Dear Audiobook Narrator,
I’ve recently begun to listen to audiobooks, almost exclusively. My eyes have gotten tired from so many hours on the computer, and I also have a cataract developing in each eye (to be dealt with later this summer). Listening to audiobooks allows my eyes the rest they need and deserve. More importantly, though, audiobooks allow me to escape into the book world and shut out the rest of my environment, at least for a little while.
And yes, I recognize my behavior as a coping mechanism for keeping the anxiety at manageable levels.
But I digress. First and foremost, thank you so much for the job you do. My reading tastes are varied, so over the past several months I’ve listened to all sorts of novels and nonfiction: thrillers, women’s fiction, romance, historical fiction, memoir, self-help, and essay collections. Some of the books have been aptly narrated by their authors (I’m looking at you, John Green and Ta-Nehisi Coates, two of my favorite people to listen to), while others have been narrated by popular audiobook narrators (Julia Whelan, Vivienne Leheny, Jack Hawkins). My thanks go out to all the people involved in creating an audiobook; it takes time, attention, and skill.
Every once in a while, though, I come across one of you who just doesn’t quite nail the task. Two weeks ago, it happened, and the culprit? The odd placement of pauses in the sentences. They seemed needless at times and in the wrong places at other times. And I kept asking myself: Were the pauses on the request of the author, or did you, the narrator, take it upon yourself to make these judgment calls?
To get a better sense of what I mean, I’m listing some anonymous quotes I found on the internet and using the ellipsis (. . .) as a way to indicate the odd pausing in the book. After all, I’m not cruel, and I don’t want to call out the book/narrator in question.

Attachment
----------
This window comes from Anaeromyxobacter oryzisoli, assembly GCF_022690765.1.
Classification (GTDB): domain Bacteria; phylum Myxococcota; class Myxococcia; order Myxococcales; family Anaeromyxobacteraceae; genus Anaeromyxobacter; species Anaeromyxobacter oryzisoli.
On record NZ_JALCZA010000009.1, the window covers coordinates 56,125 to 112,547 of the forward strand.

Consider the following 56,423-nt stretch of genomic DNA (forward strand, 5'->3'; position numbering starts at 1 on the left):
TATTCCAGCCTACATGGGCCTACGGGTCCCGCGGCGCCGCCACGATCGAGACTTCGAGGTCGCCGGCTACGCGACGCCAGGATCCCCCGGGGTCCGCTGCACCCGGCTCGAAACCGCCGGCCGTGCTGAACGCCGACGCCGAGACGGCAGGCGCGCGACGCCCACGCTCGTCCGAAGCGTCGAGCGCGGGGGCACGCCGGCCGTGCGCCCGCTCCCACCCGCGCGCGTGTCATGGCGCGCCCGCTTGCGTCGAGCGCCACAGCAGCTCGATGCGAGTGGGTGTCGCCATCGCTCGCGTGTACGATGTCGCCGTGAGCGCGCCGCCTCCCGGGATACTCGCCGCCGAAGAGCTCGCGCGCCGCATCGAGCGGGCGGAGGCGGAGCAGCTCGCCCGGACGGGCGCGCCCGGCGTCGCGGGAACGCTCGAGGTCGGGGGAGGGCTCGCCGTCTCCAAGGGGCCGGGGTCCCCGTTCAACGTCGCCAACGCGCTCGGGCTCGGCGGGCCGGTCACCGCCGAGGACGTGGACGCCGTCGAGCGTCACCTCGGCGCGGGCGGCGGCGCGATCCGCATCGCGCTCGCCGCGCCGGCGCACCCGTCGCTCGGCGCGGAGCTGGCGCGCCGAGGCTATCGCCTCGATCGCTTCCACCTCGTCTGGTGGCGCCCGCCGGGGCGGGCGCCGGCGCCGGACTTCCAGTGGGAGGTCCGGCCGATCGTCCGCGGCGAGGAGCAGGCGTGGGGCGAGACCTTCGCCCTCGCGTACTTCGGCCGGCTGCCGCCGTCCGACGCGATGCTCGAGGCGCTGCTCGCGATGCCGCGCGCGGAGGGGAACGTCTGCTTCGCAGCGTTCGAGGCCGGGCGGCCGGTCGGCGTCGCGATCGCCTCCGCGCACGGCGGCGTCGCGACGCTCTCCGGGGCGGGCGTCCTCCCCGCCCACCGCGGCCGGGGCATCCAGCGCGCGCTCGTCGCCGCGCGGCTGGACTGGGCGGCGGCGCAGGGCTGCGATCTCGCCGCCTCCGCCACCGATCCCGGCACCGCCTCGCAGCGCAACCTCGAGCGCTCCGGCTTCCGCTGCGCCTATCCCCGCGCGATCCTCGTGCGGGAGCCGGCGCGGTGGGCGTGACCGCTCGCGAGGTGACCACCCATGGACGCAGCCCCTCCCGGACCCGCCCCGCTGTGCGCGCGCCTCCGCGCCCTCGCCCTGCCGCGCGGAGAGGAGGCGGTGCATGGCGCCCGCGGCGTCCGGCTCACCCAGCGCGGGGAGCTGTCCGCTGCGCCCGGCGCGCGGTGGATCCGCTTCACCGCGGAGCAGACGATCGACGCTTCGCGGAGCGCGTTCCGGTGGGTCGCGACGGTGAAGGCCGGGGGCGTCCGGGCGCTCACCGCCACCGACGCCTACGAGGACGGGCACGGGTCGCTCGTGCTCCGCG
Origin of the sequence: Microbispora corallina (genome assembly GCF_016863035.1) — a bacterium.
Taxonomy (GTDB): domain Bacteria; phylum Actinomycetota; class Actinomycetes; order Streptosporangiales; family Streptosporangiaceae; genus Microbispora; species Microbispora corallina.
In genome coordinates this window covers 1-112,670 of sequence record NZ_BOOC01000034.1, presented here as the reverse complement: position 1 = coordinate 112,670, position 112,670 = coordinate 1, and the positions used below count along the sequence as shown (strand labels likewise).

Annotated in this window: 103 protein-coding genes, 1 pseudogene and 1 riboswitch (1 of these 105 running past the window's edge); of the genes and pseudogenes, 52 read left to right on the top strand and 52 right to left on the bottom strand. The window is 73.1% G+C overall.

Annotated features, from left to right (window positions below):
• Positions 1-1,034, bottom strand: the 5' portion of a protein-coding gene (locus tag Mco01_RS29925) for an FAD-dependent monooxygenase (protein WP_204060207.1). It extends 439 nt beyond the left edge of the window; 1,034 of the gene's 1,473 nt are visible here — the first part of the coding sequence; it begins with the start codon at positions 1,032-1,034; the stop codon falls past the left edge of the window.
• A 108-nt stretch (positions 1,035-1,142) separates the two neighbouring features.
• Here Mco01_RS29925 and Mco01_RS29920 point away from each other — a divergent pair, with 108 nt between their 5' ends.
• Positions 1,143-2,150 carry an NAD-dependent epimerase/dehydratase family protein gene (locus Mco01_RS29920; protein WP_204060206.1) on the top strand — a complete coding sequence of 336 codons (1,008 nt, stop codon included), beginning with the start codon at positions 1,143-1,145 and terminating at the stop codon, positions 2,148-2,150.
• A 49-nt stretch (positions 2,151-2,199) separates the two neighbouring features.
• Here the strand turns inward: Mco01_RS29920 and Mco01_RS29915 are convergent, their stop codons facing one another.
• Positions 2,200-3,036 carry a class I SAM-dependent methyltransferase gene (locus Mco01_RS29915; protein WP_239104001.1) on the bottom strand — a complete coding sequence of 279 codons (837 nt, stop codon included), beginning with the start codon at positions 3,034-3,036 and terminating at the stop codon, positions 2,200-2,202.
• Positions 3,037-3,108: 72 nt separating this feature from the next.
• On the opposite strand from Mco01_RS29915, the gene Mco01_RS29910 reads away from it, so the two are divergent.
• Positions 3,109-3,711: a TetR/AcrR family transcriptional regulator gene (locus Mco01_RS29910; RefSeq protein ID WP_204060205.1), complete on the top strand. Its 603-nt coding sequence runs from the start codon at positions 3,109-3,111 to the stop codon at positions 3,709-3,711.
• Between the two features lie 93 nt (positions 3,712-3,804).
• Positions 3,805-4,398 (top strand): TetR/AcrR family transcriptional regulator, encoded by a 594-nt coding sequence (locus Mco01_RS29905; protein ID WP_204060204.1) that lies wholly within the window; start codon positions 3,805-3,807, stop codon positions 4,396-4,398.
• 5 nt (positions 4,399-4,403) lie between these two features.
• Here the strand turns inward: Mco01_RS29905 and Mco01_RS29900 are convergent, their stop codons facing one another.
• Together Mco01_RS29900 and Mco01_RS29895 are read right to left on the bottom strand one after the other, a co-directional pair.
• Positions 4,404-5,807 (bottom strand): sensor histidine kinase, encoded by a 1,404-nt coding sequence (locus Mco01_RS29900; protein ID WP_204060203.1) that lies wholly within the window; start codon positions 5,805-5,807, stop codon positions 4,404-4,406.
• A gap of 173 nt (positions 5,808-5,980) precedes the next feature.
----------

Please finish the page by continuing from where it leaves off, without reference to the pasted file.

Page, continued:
- “When you feel like . . . quitting think about . . . why you started.”
- “The first step . . . to getting anywhere is deciding . . . you’re no longer willing to . . . stay where you are.”
- “Strive . . . for progress, not perfection.”
- “Everybody wants . . . happiness, nobody wants pain, but you . . . can’t have a rainbow . . . without a little rain.”
Over and over, I stopped the book, went back fifteen seconds, and listened again. Then, I went forward, trying to find a pattern. At first I thought pauses always came after the subject of the sentence (“The dog . . . sat in the rain”). The further I listened, though, I realized that wasn’t true. The pauses seemed random and often (“My feet . . . slowly inched on the pavement”; “I look down, avoiding . . . his gaze”; “You’re giving her . . . a purpose”).
Eventually, I was spending so much time trying to figure out the odd pauses (which could be heard at any speed but sounded especially egregious at normal speed) that I wasn’t truly listening to the story. So I stopped trying to anticipate where the narrator would pause and got back to immersing myself in the fictional world.
And how was that fictional world? Well, for a thriller, it held very few true surprises. Wait, scratch that—I don’t think it held any surprises, and maybe that’s why you, dear audiobook narrator, felt the need to infuse the sentences with pauses. Was it your way to up the suspense? Make the action seem more urgent, more dire?
I don’t think so, and I’ll tell you why: After listening to the book, I looked you up online, sampled your other recordings, and—you know where this is going—recognized that same style of awkward pausing in the other books! It’s not the books, it’s you, your style, your preferred way of narrating.
Different styles of narrating are like different styles of writing; I don’t always like every one of them, and that’s fine. Not everyone likes my writing, and if I were an audiobook narrator, not everyone would like my narration style. But I have one suggestion for you, and that comes from the writer deep within me: Remember that most books have different characters with different, distinct voices. If all the characters pause in odd places, all the characters begin to sound the same. And if the characters begin to sound the same, you run the risk of having a reader put the book down. No writer or narrator wants that, you know?
Again, thank you for your time and expertise, for narrating books and opening up the world of reading to more people than ever. Much love from this writer and reader, regardless of my complaint.
All the best,
Image of microphone and headphones by Pexels at Pixabay.com.